A Statement On Ukraine from Kevin Maggiacomo, SVN President and CEO

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Commercial Real Estate and the Economy Are Holding Steady in 2017

FOUR MAJOR COMMERCIAL REAL ESTATE SECTORS EXPERIENCED POSITIVE RENT GROWTH

Now that all the 1Q17 real estate and economic data has been posted and analyzed, it appears as though 2017 year to date is holding steady. All four major sectors experienced positive rent growth in the first quarter according to Reis, Inc. as apartments were up 6.01.17_BLOG SRVCS CUBE-010.2%, office was up 0.4%, industrial was up 0.6%, and retail was up 0.4%. These growth rates are slower than similar first quarters in recent years, but they still represent growing market demand levels. According to data from the National Council of Real Estate Investment Fiduciaries Pricing, growth and appreciation slowed and the index was up 1.5% in 1Q17. CoStar, who’s equally-weighted national price index grew 4.8%. In regards to overall pricing performance smaller properties are dominating larger ones. The CoStar value-weighted index, which is dominated by larger properties, fell -2.8% over the same time period. This trend has been growing since the start of the year.

NEW SUPPLY REMAINS WELL BELOW RATES

Many of those who are reviewing the slowing pricing data and overall rate of effective rent growth are asking “is this a top?”. The best is answer is to wait to draw any conclusions. New supply of nearly all property types remains well below rates and some are even close to having an oversupply. As a result, sustained declines in real estate pricing or net operating incomes are highly unlikely at this point. The employment market, which historically drives demand for commercial real estate, is as healthy as it has ever looked. The Bureau of Labor Statistics reports an official unemployment rate of 4.4% which matches pre-2008 recession lows. Further, the “underemployment rate” (known as U-6, which includes marginally attached workers and part-time workers seeking full-time employment) has fallen to 8.6%, which is also close to pre-recession lows. Optimism by business leaders has resulted in increased hiring which, according to the Conference Board, grew to the highest level since 2004 as measured by its CEO Confidence score which reached 68 in the first quarter. This score is up from 65 which was the score at the end of the year. (Any reading above 50 indicates optimism.) The survey results of CEOs reveal there is a continued desire to hire in 2017, but finding qualified workers may be a challenge.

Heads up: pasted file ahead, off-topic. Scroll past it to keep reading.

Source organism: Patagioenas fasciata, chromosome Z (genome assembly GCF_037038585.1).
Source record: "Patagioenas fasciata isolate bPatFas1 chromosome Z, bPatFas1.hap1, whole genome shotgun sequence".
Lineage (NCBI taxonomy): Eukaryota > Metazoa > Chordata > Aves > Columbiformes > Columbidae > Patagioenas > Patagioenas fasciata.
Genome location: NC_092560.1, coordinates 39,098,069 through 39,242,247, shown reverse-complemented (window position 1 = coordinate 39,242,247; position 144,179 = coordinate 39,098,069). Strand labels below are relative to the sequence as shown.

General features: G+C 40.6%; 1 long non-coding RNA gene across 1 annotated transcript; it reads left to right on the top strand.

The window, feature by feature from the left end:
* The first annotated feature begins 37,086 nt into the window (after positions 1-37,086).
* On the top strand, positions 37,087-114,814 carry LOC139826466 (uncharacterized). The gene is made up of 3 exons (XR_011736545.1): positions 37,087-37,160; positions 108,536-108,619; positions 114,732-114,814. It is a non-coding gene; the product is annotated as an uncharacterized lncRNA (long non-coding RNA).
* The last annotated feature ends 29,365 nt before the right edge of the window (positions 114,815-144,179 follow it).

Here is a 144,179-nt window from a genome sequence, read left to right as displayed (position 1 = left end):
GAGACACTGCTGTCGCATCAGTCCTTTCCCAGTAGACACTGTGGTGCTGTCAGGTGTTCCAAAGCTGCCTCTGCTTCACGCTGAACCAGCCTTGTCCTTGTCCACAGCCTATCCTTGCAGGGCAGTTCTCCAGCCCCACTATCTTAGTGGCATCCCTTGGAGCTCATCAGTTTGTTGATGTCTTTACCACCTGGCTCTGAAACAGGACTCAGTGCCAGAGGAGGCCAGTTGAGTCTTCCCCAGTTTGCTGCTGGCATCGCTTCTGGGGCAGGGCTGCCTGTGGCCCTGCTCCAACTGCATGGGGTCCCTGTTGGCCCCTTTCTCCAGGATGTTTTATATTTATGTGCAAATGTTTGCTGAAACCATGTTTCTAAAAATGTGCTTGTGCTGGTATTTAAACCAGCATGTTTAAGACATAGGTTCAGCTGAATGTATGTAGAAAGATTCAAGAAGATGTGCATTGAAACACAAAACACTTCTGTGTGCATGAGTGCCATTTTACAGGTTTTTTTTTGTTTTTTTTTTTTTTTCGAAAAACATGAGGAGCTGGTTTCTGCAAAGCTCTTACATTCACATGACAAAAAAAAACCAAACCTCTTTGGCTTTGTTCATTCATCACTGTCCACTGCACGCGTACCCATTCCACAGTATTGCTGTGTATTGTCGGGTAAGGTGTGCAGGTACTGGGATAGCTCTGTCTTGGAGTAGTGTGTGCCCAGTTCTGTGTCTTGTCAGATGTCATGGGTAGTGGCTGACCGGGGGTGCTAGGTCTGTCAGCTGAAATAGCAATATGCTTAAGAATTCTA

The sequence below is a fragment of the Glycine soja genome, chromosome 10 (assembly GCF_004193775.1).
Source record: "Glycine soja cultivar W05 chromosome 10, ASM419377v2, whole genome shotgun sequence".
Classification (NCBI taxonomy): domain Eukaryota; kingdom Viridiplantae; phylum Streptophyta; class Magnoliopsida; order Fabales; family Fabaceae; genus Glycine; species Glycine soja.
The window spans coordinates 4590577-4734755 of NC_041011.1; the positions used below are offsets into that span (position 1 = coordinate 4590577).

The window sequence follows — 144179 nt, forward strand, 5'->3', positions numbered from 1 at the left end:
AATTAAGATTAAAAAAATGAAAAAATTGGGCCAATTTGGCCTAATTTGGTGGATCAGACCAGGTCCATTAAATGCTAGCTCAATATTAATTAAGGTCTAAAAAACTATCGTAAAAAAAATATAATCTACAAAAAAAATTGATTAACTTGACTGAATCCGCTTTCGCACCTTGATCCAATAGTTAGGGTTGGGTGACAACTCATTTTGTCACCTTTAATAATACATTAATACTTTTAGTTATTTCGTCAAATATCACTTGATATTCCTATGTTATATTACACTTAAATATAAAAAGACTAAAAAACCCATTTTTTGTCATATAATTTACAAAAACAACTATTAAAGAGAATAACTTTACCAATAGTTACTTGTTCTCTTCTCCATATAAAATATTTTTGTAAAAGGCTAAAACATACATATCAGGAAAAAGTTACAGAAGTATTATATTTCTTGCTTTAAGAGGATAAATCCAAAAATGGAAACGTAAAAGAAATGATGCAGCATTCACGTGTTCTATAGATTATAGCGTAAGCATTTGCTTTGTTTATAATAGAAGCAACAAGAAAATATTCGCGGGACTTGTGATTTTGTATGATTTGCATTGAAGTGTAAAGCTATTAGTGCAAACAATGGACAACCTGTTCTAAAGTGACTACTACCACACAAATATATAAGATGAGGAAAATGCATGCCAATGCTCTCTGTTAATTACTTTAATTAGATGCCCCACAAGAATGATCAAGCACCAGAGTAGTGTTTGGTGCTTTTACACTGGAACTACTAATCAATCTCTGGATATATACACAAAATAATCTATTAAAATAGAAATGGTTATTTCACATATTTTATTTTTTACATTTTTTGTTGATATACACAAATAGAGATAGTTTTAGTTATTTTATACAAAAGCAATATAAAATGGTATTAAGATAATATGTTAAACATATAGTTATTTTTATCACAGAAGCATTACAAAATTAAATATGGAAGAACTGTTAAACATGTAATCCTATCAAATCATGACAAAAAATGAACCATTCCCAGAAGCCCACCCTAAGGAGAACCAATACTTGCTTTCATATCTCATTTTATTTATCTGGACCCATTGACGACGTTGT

ECONOMY POISED FOR GROWTH

"Businesspeople making deal, focus on hands"The first quarter, which objectively was slower than 2016 readings, may not be indicative of the rest of 2017 and beyond. Arguably, the election result and corresponding rise in stock prices and interest rates was not forecast in 2016. As a result, it is possible that investment activity and price growth of commercial real estate slowed in 1Q17 for no better reason than buyers paused to assess what would happen to the capital markets given the changing landscape. While the new administration has yet to offer clear policy guidance, the overall assessment of the economy is that it is still poised and positioned for growth as of May 2017. In fact, many economists who predicted first quarter GDP would be slow, (the first reading was 0.7% growth according to the Bureau of Economic Analysis), have also predicted a late surge that could bring annual GDP growth to 2.5% or higher. This is why stock prices, and especially REIT prices, have remained relatively steady for most of 2017. The overall market is still optimistic and there is no reason change that view for commercial real estate.